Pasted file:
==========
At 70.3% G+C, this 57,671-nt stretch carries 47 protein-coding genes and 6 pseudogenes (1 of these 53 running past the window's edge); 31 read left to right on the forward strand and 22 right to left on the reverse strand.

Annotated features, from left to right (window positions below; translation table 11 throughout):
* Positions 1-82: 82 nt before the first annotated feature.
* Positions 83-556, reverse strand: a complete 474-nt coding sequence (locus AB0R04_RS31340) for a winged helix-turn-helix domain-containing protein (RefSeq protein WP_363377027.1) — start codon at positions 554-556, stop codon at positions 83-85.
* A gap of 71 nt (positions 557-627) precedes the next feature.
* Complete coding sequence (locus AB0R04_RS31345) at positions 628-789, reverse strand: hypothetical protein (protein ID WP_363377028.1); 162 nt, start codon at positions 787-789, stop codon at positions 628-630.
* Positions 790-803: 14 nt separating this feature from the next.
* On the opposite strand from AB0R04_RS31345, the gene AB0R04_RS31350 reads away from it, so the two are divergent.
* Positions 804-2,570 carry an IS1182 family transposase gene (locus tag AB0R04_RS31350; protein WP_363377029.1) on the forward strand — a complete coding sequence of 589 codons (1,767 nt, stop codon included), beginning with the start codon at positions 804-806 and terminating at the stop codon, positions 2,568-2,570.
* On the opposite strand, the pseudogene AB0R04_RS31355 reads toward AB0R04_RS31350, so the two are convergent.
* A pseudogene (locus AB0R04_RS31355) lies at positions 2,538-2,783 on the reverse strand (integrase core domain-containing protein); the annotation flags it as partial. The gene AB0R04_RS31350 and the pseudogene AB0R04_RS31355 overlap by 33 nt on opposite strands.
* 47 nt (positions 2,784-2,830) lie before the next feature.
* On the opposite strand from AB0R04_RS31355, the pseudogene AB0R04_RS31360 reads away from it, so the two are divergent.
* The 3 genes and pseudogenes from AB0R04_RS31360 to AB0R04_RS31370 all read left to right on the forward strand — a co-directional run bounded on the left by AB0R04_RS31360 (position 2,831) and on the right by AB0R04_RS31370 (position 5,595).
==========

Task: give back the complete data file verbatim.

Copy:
At 70.3% G+C, this 57,671-nt stretch carries 47 protein-coding genes and 6 pseudogenes (1 of these 53 running past the window's edge); 31 read left to right on the forward strand and 22 right to left on the reverse strand.

Annotated features, from left to right (window positions below; translation table 11 throughout):
* Positions 1-82: 82 nt before the first annotated feature.
* Positions 83-556, reverse strand: a complete 474-nt coding sequence (locus AB0R04_RS31340) for a winged helix-turn-helix domain-containing protein (RefSeq protein WP_363377027.1) — start codon at positions 554-556, stop codon at positions 83-85.
* A gap of 71 nt (positions 557-627) precedes the next feature.
* Complete coding sequence (locus AB0R04_RS31345) at positions 628-789, reverse strand: hypothetical protein (protein ID WP_363377028.1); 162 nt, start codon at positions 787-789, stop codon at positions 628-630.
* Positions 790-803: 14 nt separating this feature from the next.
* On the opposite strand from AB0R04_RS31345, the gene AB0R04_RS31350 reads away from it, so the two are divergent.
* Positions 804-2,570 carry an IS1182 family transposase gene (locus tag AB0R04_RS31350; protein WP_363377029.1) on the forward strand — a complete coding sequence of 589 codons (1,767 nt, stop codon included), beginning with the start codon at positions 804-806 and terminating at the stop codon, positions 2,568-2,570.
* On the opposite strand, the pseudogene AB0R04_RS31355 reads toward AB0R04_RS31350, so the two are convergent.
* A pseudogene (locus AB0R04_RS31355) lies at positions 2,538-2,783 on the reverse strand (integrase core domain-containing protein); the annotation flags it as partial. The gene AB0R04_RS31350 and the pseudogene AB0R04_RS31355 overlap by 33 nt on opposite strands.
* 47 nt (positions 2,784-2,830) lie before the next feature.
* On the opposite strand from AB0R04_RS31355, the pseudogene AB0R04_RS31360 reads away from it, so the two are divergent.
* The 3 genes and pseudogenes from AB0R04_RS31360 to AB0R04_RS31370 all read left to right on the forward strand — a co-directional run bounded on the left by AB0R04_RS31360 (position 2,831) and on the right by AB0R04_RS31370 (position 5,595).